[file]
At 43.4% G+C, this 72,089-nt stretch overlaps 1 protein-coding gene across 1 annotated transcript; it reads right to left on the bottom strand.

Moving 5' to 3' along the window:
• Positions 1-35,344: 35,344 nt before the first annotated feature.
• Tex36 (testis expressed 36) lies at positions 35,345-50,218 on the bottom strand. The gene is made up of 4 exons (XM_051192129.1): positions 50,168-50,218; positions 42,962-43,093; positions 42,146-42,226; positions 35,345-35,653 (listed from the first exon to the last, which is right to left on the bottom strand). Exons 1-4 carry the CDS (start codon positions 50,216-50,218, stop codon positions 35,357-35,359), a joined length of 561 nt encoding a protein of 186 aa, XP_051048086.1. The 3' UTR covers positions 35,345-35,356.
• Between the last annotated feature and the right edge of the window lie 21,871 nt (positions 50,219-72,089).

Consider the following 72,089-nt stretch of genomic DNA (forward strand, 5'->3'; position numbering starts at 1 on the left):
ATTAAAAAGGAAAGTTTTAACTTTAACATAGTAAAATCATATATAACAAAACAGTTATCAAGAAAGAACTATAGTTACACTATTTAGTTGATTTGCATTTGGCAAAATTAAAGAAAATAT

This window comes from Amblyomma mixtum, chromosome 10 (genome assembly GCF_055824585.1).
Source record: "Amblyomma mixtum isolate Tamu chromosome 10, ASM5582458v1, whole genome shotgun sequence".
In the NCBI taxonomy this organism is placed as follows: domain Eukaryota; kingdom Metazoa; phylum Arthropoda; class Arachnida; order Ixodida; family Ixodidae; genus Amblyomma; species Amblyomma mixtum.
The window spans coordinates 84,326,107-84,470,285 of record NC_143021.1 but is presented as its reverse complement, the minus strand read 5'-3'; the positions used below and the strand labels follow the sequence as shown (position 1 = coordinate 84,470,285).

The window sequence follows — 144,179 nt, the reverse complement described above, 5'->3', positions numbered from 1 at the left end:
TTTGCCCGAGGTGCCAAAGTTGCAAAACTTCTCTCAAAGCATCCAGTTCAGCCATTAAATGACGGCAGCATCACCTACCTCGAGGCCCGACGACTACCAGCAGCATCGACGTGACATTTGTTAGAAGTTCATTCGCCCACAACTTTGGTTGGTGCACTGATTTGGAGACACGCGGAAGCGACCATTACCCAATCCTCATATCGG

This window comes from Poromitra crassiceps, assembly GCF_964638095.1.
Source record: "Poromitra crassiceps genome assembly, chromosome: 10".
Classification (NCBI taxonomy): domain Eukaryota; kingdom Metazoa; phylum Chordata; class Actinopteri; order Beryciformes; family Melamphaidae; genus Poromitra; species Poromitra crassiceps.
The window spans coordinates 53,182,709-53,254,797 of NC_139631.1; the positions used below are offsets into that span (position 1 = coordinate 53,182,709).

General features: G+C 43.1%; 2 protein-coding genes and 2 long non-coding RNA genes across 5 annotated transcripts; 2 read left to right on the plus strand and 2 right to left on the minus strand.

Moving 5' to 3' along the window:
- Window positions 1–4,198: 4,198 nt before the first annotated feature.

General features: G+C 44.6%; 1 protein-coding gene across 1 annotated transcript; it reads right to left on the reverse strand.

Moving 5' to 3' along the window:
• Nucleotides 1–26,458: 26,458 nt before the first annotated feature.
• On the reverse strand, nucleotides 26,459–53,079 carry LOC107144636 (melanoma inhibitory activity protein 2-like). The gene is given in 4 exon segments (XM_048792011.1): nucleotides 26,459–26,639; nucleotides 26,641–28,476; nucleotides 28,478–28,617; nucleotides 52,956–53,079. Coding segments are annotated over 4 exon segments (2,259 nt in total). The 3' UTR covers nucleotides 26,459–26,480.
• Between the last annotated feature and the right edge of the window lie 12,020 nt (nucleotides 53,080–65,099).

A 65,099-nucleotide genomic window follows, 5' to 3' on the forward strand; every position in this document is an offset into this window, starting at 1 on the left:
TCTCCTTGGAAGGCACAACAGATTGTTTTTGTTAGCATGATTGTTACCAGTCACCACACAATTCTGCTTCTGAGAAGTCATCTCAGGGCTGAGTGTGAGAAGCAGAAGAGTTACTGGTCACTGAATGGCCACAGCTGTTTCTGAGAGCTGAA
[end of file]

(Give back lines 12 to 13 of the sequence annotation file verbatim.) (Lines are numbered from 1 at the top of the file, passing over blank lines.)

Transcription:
The window sequence follows — 144,179 nt, the reverse complement described above, 5'->3', positions numbered from 1 at the left end:
TTTGCCCGAGGTGCCAAAGTTGCAAAACTTCTCTCAAAGCATCCAGTTCAGCCATTAAATGACGGCAGCATCACCTACCTCGAGGCCCGACGACTACCAGCAGCATCGACGTGACATTTGTTAGAAGTTCATTCGCCCACAACTTTGGTTGGTGCACTGATTTGGAGACACGCGGAAGCGACCATTACCCAATCCTCATATCGG